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Business Dispute Between N.Y. Cable Firm, Broadcaster Threatens To Cut Customers Off — Again

Cablevision customers may be cut off from watching baseball in upcoming days if a business dispute between the cable company and a local broadcaster isn’t resolved by midnight Friday.

Broadband Breakfast Staff

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WASHINGTON, October 15, 2010 – Cablevision customers may be cut off from watching baseball in upcoming days if a business dispute between the cable company and a local broadcaster isn’t resolved by midnight Friday.

The New York cable television company is once again fighting over the fees it must pay a broadcaster — in this case Fox — to provide the programming to its own customers.

Cable companies have been complaining that broadcasters have been holding them hostage and using high profile events such as this week-end’s baseball playoffs to jack up their fees.

Broadcasters, for their part, say that their programming is worth significantly more than what the cable companies are paying for it.

Earlier this year, Time Warner Cable reached an agreement with Belo Corp. over this issue of retransmission consent fees. The two companies agreed on undisclosed terms for Belo’s 12 stations around the country, as well as local news networks, according to a report in the trade magazine Broadcasting and Cable.

“This state of affairs is getting tiresome as these disputes grow more frequent,” said Gigi Sohn, Public Knowledge’s president and co-founder, who was one of the petitioners for a rule-making at the FCC to address the issue earlier this year. “It is because of situations like this that Public Knowledge joined 13 other parties in March to ask the FCC to consider changing the rules governing the terms and conditions under which broadcast stations are carried on cable networks.”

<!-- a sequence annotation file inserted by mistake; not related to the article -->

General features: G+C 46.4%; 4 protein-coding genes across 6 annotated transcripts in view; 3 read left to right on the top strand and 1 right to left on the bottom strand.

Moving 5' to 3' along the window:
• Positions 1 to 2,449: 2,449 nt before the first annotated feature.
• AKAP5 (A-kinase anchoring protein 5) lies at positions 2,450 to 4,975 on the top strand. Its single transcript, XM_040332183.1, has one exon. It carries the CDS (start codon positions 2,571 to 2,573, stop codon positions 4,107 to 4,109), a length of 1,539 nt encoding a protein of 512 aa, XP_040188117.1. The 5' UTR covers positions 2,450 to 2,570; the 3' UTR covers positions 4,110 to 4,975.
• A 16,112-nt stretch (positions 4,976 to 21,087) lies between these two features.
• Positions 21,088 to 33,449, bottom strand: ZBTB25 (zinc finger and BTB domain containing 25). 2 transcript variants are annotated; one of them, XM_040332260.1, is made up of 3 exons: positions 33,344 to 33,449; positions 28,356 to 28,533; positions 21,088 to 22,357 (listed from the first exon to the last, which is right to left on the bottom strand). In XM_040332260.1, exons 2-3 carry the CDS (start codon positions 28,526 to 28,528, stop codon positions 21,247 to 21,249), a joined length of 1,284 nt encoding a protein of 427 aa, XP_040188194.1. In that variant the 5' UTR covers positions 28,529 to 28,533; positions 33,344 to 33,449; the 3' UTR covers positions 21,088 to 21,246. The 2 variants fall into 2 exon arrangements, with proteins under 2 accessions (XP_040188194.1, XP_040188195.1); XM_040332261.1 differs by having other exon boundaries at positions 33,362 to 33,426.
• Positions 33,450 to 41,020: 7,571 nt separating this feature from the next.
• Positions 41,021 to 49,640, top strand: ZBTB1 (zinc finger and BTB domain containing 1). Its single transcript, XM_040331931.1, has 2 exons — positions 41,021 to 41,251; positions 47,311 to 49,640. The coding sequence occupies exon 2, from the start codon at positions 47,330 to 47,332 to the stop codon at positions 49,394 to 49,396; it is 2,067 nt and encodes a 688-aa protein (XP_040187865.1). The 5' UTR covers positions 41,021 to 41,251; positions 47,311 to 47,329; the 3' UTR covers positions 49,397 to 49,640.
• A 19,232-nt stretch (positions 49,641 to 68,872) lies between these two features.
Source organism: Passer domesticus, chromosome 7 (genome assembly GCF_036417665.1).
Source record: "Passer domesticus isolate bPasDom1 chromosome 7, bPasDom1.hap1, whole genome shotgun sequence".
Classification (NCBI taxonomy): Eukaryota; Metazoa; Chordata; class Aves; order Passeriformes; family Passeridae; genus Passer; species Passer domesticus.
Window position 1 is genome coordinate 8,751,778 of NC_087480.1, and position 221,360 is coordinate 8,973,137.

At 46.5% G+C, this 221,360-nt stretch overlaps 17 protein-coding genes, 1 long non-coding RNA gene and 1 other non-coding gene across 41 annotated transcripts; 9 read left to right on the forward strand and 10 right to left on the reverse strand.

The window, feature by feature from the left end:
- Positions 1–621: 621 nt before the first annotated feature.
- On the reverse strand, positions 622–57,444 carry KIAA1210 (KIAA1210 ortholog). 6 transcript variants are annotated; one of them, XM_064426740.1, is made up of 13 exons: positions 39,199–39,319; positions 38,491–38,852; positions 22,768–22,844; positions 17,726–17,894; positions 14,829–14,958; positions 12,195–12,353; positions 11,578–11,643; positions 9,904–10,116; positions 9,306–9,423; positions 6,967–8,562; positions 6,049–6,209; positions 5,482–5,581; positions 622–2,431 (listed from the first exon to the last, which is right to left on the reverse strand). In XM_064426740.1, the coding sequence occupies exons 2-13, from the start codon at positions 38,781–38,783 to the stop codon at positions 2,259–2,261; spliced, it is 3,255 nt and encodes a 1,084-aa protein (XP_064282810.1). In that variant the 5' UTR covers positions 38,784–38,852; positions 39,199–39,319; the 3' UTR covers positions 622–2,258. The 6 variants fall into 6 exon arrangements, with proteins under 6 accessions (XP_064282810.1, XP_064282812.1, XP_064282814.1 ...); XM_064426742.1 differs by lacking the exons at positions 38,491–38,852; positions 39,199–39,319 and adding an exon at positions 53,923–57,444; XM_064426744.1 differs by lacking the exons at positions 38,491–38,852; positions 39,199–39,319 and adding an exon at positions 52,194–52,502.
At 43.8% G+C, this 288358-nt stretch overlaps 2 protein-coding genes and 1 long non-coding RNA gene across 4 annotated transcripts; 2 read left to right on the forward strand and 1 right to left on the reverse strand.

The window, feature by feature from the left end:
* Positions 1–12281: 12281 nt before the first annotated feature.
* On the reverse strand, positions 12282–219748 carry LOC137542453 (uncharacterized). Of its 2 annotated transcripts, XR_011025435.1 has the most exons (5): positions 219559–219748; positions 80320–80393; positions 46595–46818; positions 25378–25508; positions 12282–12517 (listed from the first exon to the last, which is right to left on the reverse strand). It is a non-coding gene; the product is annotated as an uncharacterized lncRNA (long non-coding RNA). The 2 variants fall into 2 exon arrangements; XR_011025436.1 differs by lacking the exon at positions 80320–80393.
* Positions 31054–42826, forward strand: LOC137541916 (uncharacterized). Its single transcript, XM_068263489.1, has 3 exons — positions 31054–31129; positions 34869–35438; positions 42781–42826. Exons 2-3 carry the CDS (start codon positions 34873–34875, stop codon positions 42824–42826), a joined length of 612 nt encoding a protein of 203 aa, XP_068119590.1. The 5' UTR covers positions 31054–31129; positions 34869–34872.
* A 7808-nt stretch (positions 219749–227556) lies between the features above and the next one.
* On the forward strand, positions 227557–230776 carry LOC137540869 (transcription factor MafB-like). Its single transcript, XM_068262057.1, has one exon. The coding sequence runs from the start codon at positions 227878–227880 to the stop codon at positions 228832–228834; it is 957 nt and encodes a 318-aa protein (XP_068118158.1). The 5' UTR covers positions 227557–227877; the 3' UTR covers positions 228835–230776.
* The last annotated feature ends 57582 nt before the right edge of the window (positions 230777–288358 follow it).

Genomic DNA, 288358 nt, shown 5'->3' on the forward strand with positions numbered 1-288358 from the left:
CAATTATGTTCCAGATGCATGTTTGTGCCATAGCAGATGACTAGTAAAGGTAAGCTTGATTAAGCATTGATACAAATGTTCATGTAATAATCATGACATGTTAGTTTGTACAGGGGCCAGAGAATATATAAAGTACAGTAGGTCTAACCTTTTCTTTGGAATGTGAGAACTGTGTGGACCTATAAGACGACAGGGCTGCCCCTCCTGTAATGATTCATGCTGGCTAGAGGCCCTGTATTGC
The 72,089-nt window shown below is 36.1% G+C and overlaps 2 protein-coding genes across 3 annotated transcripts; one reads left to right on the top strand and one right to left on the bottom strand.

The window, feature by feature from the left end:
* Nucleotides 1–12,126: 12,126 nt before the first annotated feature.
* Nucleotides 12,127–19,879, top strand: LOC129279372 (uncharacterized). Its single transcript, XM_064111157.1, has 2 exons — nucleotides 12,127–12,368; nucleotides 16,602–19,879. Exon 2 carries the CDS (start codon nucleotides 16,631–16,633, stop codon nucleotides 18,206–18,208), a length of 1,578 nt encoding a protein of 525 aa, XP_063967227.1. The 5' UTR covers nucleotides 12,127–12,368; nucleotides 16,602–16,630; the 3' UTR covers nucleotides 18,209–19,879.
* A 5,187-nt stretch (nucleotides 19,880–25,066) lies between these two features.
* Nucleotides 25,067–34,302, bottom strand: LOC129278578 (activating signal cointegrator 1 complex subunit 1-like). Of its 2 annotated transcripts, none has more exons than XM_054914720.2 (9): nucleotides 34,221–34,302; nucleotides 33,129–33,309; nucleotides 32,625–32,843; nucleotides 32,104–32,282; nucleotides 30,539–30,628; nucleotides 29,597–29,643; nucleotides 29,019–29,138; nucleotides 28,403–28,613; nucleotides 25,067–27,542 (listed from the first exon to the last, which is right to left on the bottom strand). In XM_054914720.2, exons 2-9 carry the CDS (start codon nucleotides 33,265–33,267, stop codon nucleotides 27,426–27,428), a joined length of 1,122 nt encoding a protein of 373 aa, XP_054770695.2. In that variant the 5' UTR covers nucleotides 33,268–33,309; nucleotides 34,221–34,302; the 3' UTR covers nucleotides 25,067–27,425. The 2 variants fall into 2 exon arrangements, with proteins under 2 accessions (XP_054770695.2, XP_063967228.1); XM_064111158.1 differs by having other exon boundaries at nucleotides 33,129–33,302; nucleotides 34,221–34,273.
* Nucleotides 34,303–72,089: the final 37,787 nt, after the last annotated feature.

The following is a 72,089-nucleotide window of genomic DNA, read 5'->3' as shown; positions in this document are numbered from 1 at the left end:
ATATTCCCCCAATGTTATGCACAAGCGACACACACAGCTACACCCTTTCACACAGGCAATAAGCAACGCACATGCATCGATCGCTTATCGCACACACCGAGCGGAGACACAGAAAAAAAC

The petition proposes that the broadcasters should continue to allow the cable companies to carry their signals even after the contracts between the two sides have expired as the two sides negotiate, among other things.

Cablevision, along with Time Warner Cable, and the American Cable Association were among the 13 petitioners.

For a review of the issues at stake, and what the companies’ lobbyists are arguing in policy circles in Washington, DC, readers can refer to the Intellectual Property Breakfast Club’s event video from this June.

Broadband Breakfast is a decade-old news organization based in Washington that is building a community of interest around broadband policy and internet technology, with a particular focus on better broadband infrastructure, the politics of privacy and the regulation of social media. Learn more about Broadband Breakfast.

Social Media

Josh Hawley Wants To Break Up Big Tech And Revisit How Antitrust Matters Are Considered

Senator Josh Hawley talks Section 230, antitrust reform, and the Capitol riots.

Benjamin Kahn

Published

on

Josh Hawley, right, via Flickr

WASHINGTON, October 15, 2010 – Cablevision customers may be cut off from watching baseball in upcoming days if a business dispute between the cable company and a local broadcaster isn’t resolved by midnight Friday.